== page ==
Scientists Say Texas Agency Edits Out Climate Change

Scientists and conservationists accuse the state environmental agency of editing references to climate change and sea level rise out of a public report — because the agency, like Gov. Rick Perry, is skeptical of global warming.

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The Texas coast has also battled its share of dangerous floodwaters. Now a controversy over alleged scientific censorship is roiling Galveston Bay. It involves the administration of Texas governor and presidential candidate Rick Perry.

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Scientists and conservationists accuse the state environmental agency of editing references to climate change and sea level rise out of a public report because the agency and the governor remain staunch global warming skeptics. NPR's John Burnett reports.

JOHN BURNETT, BYLINE: Galveston Bay is a large estuary on the upper Texas coast whose deteriorating health is of great concern to stakeholders, from fishermen to boaters to birders. The Texas Commission on Environmental Quality, the TCEQ, commissioned a scientific report called State of the Bay, but it wasn't happy with some of the results. The report's authors are in agreement that sea-level rise caused by global warming is threatening wetlands surrounding Galveston Bay, but the TCEQ did not want any mention of human-caused environmental calamities and pulled out its red pencil.

L'OREAL STEPNEY: I'm going to call the meeting to order. I'll guess I'll do my official gavel thing.

BURNETT: And that's what brought the issue before 50 people Wednesday morning inside a meeting room in a mosquito-infested marsh a few miles from the troubled bay. L'Oreal Stepney is deputy director of the Office of Water at the Texas Commission on Environmental Quality.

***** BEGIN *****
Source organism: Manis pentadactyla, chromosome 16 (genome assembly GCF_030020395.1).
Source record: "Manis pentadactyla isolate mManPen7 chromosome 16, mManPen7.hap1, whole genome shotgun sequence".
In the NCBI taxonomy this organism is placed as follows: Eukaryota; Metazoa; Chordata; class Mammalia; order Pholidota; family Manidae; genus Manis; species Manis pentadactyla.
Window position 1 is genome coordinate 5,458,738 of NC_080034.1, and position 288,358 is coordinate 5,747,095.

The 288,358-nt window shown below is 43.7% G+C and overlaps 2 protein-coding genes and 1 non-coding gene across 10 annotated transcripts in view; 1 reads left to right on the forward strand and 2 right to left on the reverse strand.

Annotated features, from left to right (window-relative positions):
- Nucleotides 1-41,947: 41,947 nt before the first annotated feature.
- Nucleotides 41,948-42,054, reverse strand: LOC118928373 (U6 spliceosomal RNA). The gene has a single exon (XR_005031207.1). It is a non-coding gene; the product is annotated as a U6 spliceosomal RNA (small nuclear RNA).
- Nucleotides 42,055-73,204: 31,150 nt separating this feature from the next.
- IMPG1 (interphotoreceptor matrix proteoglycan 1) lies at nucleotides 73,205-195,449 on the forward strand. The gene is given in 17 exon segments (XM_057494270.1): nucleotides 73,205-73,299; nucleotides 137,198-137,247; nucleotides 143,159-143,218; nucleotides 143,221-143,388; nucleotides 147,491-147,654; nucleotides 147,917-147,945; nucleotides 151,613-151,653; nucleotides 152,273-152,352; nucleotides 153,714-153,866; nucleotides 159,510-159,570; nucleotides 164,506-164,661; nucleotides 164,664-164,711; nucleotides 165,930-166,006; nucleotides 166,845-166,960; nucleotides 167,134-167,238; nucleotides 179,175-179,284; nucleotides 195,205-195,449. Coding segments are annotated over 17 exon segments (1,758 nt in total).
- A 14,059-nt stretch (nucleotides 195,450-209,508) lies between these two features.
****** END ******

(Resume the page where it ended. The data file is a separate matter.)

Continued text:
STEPNEY: Let me say this clearly. We are not an agency that is about censorship. It is not what we do, it is wrong, it is not who we are.

BURNETT: Stepney played down the firestorm as merely professional differences between her agency and the report's authors. But the scientist who wrote the offending chapter claims what happened is nothing less than the muzzling of an inconvenient truth.

JOHN ANDERSON: One of the most striking edits that was made was the deletion of a figure that was taken from Science magazine that showed the measured rate of sea level rise over the long term in historical time, and the predicted rate of rise, and again, that was taken from Science magazine, one of the most credible journals on Earth.

BURNETT: The author is John Anderson, a ruddy-faced 67-year-old oceanographer from Rice University, who among other things has spent 26 seasons studying ice sheet changes in Antarctica, and its effect on global sea level rise. He says the agency deleted passages that Galveston Bay is currently rising three millimeters a year, a six-fold increase, and that human-induced global warming is the cause.

ANDERSON: And I think the travesty here is that this chapter was actually written for teachers. They're my target audience, and this to me is just an outward attempt to keep scientific information, scientific fact, from getting into classrooms.

BURNETT: The agency also deleted a reference that manmade dams on rivers have disrupted important sediment deposition into the bay. L'Oreal Stepney said in an interview that the report should focus on the overall health of the bay and avoid controversial theories. She said the TCEQ is not ignoring the reality of sea-level rise - it's mentioned elsewhere in the report - it's only Anderson's chapter linking it to global warming that they object to.

STEPNEY: It's unsettled science, in our opinion, and that's our - that's our position, and we've been clear about that.

BURNETT: At the meeting, the TCEQ offered a compromise - the agency would publish "State of the Bay" without Anderson's chapter, and dissident scientists could publish the unedited chapter on their own. But that didn't placate the Galveston Bay Council that held the meeting. One after another, members spoke up. The chair of the council said they wanted the state to publish the complete report unexpurgated. A representative from the EPA, which helped fund the study, echoed her comment. Then concerned citizen Albert Gonzalez spoke his mind.

ALBERT GONZALEZ: The political climate in our nation right now seems to be anti-regulation, anti-science. That just is very, very upsetting, and I just wanted to make that comment.

BURNETT: The world's leading science academies state that most of the global warming in recent decades is likely the result of human activities. Rick Perry, his commissioners on the TCEQ, and some members of Congress, mostly Republicans, say that human-caused climate change is junk science. The governor's office said he would have no comment on the Galveston Bay censorship controversy, which has yet to be resolved. John Burnett, NPR News, Houston.

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